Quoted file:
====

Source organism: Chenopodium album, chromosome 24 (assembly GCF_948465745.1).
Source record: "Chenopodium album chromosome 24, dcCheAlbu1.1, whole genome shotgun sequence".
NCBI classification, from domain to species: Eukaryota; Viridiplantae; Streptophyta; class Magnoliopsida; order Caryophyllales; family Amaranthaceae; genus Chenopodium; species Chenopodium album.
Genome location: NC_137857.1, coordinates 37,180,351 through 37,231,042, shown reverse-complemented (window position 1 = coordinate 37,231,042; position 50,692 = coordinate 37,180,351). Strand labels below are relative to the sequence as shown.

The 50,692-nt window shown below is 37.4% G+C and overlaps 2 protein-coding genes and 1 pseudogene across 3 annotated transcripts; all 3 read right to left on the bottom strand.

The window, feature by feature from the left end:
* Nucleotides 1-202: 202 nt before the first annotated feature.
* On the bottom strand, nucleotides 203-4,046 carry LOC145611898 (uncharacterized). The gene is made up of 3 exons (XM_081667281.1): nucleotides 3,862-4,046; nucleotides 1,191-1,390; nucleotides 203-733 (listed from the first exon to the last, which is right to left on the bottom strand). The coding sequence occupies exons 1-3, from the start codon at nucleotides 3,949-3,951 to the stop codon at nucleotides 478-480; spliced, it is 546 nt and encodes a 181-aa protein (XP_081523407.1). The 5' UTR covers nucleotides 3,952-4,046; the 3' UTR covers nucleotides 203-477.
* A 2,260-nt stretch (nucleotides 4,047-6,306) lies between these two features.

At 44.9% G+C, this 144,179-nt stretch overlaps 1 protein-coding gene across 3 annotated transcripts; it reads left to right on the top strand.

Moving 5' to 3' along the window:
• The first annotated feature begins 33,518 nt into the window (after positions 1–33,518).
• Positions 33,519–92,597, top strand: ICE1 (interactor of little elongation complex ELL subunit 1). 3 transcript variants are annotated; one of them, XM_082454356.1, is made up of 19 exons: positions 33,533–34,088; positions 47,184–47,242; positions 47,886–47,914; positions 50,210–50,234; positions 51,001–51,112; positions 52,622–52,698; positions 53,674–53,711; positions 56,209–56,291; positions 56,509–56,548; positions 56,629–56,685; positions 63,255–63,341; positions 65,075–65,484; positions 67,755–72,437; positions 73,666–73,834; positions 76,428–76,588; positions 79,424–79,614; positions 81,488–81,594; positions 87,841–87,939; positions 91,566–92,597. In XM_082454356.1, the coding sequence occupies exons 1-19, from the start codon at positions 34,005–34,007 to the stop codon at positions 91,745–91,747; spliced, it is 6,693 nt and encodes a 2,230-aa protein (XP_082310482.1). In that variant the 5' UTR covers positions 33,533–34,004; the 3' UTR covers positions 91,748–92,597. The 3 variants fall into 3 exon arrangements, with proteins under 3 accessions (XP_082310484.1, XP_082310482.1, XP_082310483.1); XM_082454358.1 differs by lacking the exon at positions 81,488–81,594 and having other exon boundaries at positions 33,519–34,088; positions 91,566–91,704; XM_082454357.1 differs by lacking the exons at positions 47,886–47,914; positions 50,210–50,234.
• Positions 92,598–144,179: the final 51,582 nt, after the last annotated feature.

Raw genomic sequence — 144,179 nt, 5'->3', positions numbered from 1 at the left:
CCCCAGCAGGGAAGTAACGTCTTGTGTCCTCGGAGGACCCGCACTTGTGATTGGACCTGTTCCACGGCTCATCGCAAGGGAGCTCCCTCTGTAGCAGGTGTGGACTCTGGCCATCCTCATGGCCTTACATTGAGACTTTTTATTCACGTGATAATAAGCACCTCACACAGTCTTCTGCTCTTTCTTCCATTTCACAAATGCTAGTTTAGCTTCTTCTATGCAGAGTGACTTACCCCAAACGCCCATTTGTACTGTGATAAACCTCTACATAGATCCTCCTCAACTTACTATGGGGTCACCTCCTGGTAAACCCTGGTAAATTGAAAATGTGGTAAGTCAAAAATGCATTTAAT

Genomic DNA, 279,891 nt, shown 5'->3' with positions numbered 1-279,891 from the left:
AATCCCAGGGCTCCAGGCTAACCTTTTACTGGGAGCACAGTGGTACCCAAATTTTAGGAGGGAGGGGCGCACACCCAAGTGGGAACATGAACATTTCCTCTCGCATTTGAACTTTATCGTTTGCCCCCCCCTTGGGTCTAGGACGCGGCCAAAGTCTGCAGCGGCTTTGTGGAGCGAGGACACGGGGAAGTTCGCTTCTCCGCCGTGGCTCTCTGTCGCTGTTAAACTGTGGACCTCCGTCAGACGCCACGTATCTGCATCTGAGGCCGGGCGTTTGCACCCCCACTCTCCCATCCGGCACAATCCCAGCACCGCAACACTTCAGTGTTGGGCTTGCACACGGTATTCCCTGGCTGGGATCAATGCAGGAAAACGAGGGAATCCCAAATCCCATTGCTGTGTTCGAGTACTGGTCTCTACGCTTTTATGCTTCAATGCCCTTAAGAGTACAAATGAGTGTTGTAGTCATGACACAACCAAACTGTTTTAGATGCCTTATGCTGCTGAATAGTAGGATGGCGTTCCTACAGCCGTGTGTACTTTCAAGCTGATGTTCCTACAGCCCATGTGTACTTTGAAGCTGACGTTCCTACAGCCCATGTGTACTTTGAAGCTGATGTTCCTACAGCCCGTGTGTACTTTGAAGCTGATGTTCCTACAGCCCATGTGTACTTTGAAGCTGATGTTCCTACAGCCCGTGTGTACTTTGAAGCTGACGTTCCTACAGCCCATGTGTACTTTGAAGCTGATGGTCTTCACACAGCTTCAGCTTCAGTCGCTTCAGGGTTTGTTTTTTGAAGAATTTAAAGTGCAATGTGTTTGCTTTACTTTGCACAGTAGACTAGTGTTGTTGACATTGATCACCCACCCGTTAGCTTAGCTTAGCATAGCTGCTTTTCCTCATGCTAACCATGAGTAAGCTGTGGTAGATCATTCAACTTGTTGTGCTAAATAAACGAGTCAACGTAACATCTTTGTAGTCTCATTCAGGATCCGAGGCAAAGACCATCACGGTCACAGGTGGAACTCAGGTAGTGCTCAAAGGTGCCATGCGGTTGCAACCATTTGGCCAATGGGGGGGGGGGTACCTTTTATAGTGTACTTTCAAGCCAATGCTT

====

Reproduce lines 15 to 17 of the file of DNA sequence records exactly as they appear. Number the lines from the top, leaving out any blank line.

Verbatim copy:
Raw genomic sequence — 144,179 nt, 5'->3', positions numbered from 1 at the left:
CCCCAGCAGGGAAGTAACGTCTTGTGTCCTCGGAGGACCCGCACTTGTGATTGGACCTGTTCCACGGCTCATCGCAAGGGAGCTCCCTCTGTAGCAGGTGTGGACTCTGGCCATCCTCATGGCCTTACATTGAGACTTTTTATTCACGTGATAATAAGCACCTCACACAGTCTTCTGCTCTTTCTTCCATTTCACAAATGCTAGTTTAGCTTCTTCTATGCAGAGTGACTTACCCCAAACGCCCATTTGTACTGTGATAAACCTCTACATAGATCCTCCTCAACTTACTATGGGGTCACCTCCTGGTAAACCCTGGTAAATTGAAAATGTGGTAAGTCAAAAATGCATTTAAT

Genomic DNA, 279,891 nt, shown 5'->3' with positions numbered 1-279,891 from the left: